Angelina Snodgrass Godoy
Human rights in Latin America, focusing on twentieth century dictatorships and current regional events and their implications for human rights. Cannot be taken for credit if GIS 174 or SISLA 120 previously taken. Offered: jointly with LSJ 410. Prerequisite: either ANTH 323, LSJ 320, LSJ 321, POL S 368, PHIL 338, SIS 200, or SIS 201.
This course aims to provide students with an overview of human rights issues and how they have evolved in recent Latin American history, from the military dictatorships of the authoritarian period to contemporary challenges faced in the regions democracies. It also aims to place human rights concerns in a broader sociopolitical context: too often our understandings of these issues are based on simplistic images of citizens cowering at the mercy of tyrannical dictators, and histories dominated by the capricious acts of a few powerful men. While such caricatures do indeed capture some truth, in this class we will examine the origins of human rights crises in deeper social and political structures, asking what environments encourage the commission of atrocities and violence, and how these forces have shaped recent Latin American history.
As recently as twenty years ago, much of Latin Americas Southern Cone was ruled by the iron grip of military dictatorships like Augusto Pinochets regime in Chile; many Central American countries were immersed in ruthless civil wars, and Guatemala experienced a genocide. The human rights movement was just beginning to take root, as resistance to state repression spread and an international network began to mobilize. Eventually, human rights would become a central way to organize longstanding struggles for justice and democracy in the region. Today, all Latin American countries but Cuba are headed by democratically-elected governments, but human rights challenges remain urgent. The focus, for some, has shifted: rather than restraining a murderous state from infringing on civil and political rights, todays human rights activists often rally around social and economic challenges, some of which have shaped politics in the region since the Conquest. Indeed, many of todays human rights issues are rooted in the past: the courtroom has become the front line of struggle in many countries, as survivors of state violence demand justice for past atrocities. But others respond to new and emerging challenges, among them free-trade agreements like the proposed Free Trade Area of the Americas, neoliberal economic policies, environmental devastation and threats to biodiversity. In this class, we will explore the roots and contemporary realities of the human rights movement in Latin America.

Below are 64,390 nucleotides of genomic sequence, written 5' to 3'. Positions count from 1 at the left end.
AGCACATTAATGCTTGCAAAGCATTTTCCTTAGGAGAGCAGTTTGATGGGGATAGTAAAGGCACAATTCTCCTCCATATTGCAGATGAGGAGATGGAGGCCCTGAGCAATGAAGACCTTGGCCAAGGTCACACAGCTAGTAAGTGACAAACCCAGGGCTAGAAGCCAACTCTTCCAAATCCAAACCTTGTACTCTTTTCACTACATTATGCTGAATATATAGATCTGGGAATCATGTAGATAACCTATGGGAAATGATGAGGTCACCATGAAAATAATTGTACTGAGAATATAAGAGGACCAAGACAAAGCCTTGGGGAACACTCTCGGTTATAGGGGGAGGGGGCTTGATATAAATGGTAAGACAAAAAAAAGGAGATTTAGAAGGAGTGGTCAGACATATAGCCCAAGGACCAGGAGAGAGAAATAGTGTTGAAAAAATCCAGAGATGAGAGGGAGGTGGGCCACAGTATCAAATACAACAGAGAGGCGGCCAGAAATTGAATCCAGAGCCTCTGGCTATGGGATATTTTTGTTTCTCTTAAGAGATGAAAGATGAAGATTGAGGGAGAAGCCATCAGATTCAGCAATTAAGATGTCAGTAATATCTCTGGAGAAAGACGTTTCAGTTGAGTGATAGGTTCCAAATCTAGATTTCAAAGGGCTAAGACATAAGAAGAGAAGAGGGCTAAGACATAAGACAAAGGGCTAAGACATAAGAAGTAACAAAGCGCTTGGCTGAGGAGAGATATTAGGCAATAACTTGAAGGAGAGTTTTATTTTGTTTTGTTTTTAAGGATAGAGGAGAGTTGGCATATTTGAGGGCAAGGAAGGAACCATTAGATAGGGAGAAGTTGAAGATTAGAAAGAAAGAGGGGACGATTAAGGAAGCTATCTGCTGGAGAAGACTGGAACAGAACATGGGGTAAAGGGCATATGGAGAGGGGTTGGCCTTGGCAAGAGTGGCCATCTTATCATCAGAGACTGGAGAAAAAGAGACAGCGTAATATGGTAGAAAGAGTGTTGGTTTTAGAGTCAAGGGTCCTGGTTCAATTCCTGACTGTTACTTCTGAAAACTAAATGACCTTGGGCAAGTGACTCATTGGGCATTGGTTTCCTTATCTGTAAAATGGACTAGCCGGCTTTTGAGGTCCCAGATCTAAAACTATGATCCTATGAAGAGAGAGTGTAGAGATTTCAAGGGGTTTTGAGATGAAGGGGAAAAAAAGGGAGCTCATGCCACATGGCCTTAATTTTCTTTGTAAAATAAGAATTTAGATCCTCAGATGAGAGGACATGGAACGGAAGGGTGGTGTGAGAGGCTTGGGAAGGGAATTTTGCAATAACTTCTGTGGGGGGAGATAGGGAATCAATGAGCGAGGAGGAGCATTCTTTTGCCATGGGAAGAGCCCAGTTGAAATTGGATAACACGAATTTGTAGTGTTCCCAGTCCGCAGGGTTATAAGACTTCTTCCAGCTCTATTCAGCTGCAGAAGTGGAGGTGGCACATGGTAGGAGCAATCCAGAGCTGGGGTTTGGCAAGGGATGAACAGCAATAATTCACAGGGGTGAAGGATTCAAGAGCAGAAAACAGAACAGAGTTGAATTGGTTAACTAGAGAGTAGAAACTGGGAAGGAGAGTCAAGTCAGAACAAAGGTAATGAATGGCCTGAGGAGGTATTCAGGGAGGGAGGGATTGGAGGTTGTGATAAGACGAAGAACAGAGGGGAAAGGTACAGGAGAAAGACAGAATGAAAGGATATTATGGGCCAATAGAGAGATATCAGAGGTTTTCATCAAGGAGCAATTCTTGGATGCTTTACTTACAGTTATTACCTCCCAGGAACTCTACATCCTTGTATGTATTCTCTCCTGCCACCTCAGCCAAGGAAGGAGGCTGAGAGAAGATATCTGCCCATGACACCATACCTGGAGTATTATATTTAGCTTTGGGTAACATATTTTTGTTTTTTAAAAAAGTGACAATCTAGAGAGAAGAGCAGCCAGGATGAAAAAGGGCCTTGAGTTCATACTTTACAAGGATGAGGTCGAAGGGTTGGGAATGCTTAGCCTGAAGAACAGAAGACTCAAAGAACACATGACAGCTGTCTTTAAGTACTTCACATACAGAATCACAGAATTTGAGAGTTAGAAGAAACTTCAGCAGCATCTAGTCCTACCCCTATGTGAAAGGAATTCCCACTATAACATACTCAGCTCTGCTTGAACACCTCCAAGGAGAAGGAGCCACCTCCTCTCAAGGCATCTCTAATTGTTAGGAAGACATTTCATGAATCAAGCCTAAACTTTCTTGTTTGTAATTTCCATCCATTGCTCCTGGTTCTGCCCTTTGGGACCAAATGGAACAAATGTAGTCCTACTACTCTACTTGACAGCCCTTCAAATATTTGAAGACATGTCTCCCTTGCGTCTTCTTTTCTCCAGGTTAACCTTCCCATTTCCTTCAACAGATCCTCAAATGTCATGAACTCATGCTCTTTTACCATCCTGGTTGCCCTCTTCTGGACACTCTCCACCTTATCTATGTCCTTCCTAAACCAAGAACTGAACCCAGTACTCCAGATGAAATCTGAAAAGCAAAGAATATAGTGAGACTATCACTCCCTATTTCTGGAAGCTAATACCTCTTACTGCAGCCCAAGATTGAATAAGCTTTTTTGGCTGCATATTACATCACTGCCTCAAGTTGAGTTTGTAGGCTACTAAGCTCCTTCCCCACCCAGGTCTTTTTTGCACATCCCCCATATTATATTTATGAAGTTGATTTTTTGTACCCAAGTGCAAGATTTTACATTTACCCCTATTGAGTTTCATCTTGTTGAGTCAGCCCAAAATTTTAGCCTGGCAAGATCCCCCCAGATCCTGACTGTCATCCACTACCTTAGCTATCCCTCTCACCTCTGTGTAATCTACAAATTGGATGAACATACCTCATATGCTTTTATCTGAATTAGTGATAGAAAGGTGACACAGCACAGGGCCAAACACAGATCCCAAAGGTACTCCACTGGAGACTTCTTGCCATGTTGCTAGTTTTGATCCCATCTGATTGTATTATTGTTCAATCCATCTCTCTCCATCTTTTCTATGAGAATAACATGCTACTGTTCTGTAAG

The examination of these topics should allow us to pose broader questions about the meaning of human rights in a globalized world, the efficacy of international instruments for rights enforcement, and the complex challenges that linger in the aftermath of authoritarianism and state-sponsored terror. However, it will probably not lead us to any consensus on the right answer to the many challenges facing Latin America. In fact, this course may leave students with more questions than answers. You will read and hear things you agree, and disagree, with; this is intentional. My goal is not to convince students of any single interpretation, but rather to encourage you to develop your own ideas, interpretations, and approaches, and to continue these inquiries beyond the course.
Student learning goals
General method of instruction
All students are expected to attend class meetings, complete all assigned readings, take the assigned midterm, and participate actively in discussions in class.
Prior familiarity with Latin America is not required for this course, although it will help. All students, whatever their level of familiarity, are encouraged to enhance their understanding of the region by reading newspapers with in-depth international coverage, subscribing to relevant listserves, and keeping abreast of current developments.
Class assignments and grading
Your course grade will be assessed as follows: 20% participation in class discussions; 40% midterm; and 40% final paper.